Sackton reported Tuesday that salmon roe sales are picking up in Japan. For the current year, ending March 31, U.S. exports of salmon roe to Japan are predicted at about 6,000 tons, and that good roe is in short supply.
Commercial fishing vessels under 36 feet operating more than 3 miles from shore will be required to have a life raft as of Feb. 26, in addition to the mandatory dockside safety exam.
The rule requires approved survival craft that ensures no part of a person’s body is in the water.
It is an expensive requirement.
Eagle Enterprises in Homer has rafts starting at about $3,000.
After the first two years, they have to be sent in and re-packed every year for an additional cost.
Lobbying from Cordova residents has prompted the Alaska Department of Fish and Game to set up a test fishery for Tanner crab in Prince William Sound.
Assistant area management biologist Maria Wessel said the primary driver for the test fishery has been industry.
“Industry here in Cordova lobbied our mayor, and the mayor lobbied the governor, and between the governor and the commissioner of Fish and Game we were directed to run this test fishery to find out what kind of abundance is out there,” she said.
Halibut fishermen in most areas of the state got good news last week when the International Pacific Halibut Commission raised quotas for all areas except 3A, the Central Gulf of Alaska that includes the three busiest halibut ports in the state.
Area 2C, Southeast Alaska, saw the biggest increase with a total quota of 4.95 million pounds, up 6 percent. Out of that, 906,000 pounds goes to the guided sport fishery, and 120,000 pound gets set aside for commercial wastage/mortality, leaving 3.92 million pounds for the directed commercial fishery.
There is quite a bit of fisheries-related legislation flying around the Capitol at the beginning of the legislative session that began Jan. 19.
In addition to the bill being worked on in the House Fisheries Committee to establish Community Permit Banks, there is also legislation to ban the Alaska sale of genetically modified seafood, dubbed “Frankenfish,” HB 238 bill submitted by House Resources Committee member Rep. Geran Tarr, D-Anchorage.
As young Alaskans gather in Juneau for the sixth annual Young Fishermen’s Summit next week to explore ways to get a leg up in an increasingly challenging and expensive industry, Rep. Jonathan Kreiss-Tomkins, a member of the House Fisheries Committee, is trying to help.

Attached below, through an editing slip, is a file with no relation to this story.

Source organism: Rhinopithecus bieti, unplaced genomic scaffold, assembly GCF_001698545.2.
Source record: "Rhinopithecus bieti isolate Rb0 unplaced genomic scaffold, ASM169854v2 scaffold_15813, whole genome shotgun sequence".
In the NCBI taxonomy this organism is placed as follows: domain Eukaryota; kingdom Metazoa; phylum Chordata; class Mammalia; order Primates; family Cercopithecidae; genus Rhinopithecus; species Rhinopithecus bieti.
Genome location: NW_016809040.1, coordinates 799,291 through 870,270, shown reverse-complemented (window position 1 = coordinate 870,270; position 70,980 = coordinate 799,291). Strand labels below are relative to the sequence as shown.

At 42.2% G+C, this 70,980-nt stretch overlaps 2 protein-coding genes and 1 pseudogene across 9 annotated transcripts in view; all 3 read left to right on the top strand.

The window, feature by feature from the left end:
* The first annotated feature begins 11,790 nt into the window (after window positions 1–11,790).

Kreiss-Tomkins and other members of the committee are working on a bill to create community banks to buy limited entry permits from people selling out in order to be able to lease them to people primarily in rural communities who cannot afford to buy them outright.
At a time when the state of Alaska is counting its pennies, a recently released study showing the state spends $27.2 million more than it takes in for commercial fishing is making waves.
The study, conducted by Bob Loeffler and Steve Colt of the University of Alaska Anchorage’s Institute of Social and Economic Research, looked at commercial fishing, mining and tourism, and found that all three generate about the same amount of money for the state, between $120-$135 million annually.
Upper Cook Inlet setnetters were handed a significant victory by the Alaska Supreme Court when it overruled a decision by a Superior Court judge that would have allowed a ballot measure to ban setnets in “urban areas,” but was targeted at Cook Inlet.
The ballot initiative was proposed by Alaska Fisheries Conservation Alliance as an attempt to eliminate the catch of Kenai king salmon by UCI setnetters at a time when king salmon were in serious decline state-wide.
There are only a few more days to vote on which Coast Guard rescue video deserves to be Video of the Year for 2015.
The videos lean heavily toward Alaska.
An effort is underway to stop Bristol Bay salmon fishermen from paying a 1 percent tax to fund the Bristol Bay Regional Seafood Development Association, in part because of the president’s ties to Pebble Mine.
Fisherman Erick Sabo is circulating a petition to stop the tax from being collected. It requires signatures from 10 percent of Bristol Bay permit holders, which then get submitted to the state, which would then instruct BBRSDA to hold a vote.